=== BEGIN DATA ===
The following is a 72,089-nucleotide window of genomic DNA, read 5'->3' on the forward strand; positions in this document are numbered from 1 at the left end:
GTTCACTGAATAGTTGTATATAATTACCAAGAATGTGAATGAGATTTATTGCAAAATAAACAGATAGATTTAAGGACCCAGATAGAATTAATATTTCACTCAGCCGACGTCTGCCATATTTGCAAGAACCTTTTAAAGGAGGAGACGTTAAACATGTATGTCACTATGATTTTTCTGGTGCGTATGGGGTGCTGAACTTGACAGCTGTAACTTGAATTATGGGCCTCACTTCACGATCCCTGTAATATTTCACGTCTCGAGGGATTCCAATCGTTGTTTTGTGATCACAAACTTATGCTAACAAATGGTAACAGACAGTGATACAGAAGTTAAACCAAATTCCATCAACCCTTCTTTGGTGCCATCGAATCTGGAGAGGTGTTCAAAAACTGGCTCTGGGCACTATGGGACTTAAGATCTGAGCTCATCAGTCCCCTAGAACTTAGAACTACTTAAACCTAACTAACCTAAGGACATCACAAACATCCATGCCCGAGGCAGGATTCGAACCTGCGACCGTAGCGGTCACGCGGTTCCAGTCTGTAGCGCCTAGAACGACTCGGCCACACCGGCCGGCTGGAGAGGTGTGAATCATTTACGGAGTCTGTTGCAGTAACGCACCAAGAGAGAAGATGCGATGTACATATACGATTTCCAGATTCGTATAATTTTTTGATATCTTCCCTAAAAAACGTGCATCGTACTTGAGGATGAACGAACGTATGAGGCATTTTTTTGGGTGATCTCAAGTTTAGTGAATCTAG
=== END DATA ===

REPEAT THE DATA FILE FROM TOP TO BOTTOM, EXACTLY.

The following is a 72,089-nucleotide window of genomic DNA, read 5'->3' on the forward strand; positions in this document are numbered from 1 at the left end:
GTTCACTGAATAGTTGTATATAATTACCAAGAATGTGAATGAGATTTATTGCAAAATAAACAGATAGATTTAAGGACCCAGATAGAATTAATATTTCACTCAGCCGACGTCTGCCATATTTGCAAGAACCTTTTAAAGGAGGAGACGTTAAACATGTATGTCACTATGATTTTTCTGGTGCGTATGGGGTGCTGAACTTGACAGCTGTAACTTGAATTATGGGCCTCACTTCACGATCCCTGTAATATTTCACGTCTCGAGGGATTCCAATCGTTGTTTTGTGATCACAAACTTATGCTAACAAATGGTAACAGACAGTGATACAGAAGTTAAACCAAATTCCATCAACCCTTCTTTGGTGCCATCGAATCTGGAGAGGTGTTCAAAAACTGGCTCTGGGCACTATGGGACTTAAGATCTGAGCTCATCAGTCCCCTAGAACTTAGAACTACTTAAACCTAACTAACCTAAGGACATCACAAACATCCATGCCCGAGGCAGGATTCGAACCTGCGACCGTAGCGGTCACGCGGTTCCAGTCTGTAGCGCCTAGAACGACTCGGCCACACCGGCCGGCTGGAGAGGTGTGAATCATTTACGGAGTCTGTTGCAGTAACGCACCAAGAGAGAAGATGCGATGTACATATACGATTTCCAGATTCGTATAATTTTTTGATATCTTCCCTAAAAAACGTGCATCGTACTTGAGGATGAACGAACGTATGAGGCATTTTTTTGGGTGATCTCAAGTTTAGTGAATCTAG